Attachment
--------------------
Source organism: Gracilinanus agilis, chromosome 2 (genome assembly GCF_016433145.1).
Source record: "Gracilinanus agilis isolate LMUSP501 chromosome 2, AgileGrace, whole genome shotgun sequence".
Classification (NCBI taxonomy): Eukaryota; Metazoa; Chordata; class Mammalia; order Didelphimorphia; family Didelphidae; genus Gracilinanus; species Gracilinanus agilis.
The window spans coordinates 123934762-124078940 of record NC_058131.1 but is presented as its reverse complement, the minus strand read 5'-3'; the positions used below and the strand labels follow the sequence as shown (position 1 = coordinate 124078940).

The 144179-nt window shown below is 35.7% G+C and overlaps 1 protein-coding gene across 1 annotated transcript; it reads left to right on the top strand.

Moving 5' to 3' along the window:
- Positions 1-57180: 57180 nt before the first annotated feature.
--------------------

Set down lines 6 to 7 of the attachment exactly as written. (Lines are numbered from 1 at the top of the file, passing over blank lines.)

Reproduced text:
Moving 5' to 3' along the window:
- Positions 1-57180: 57180 nt before the first annotated feature.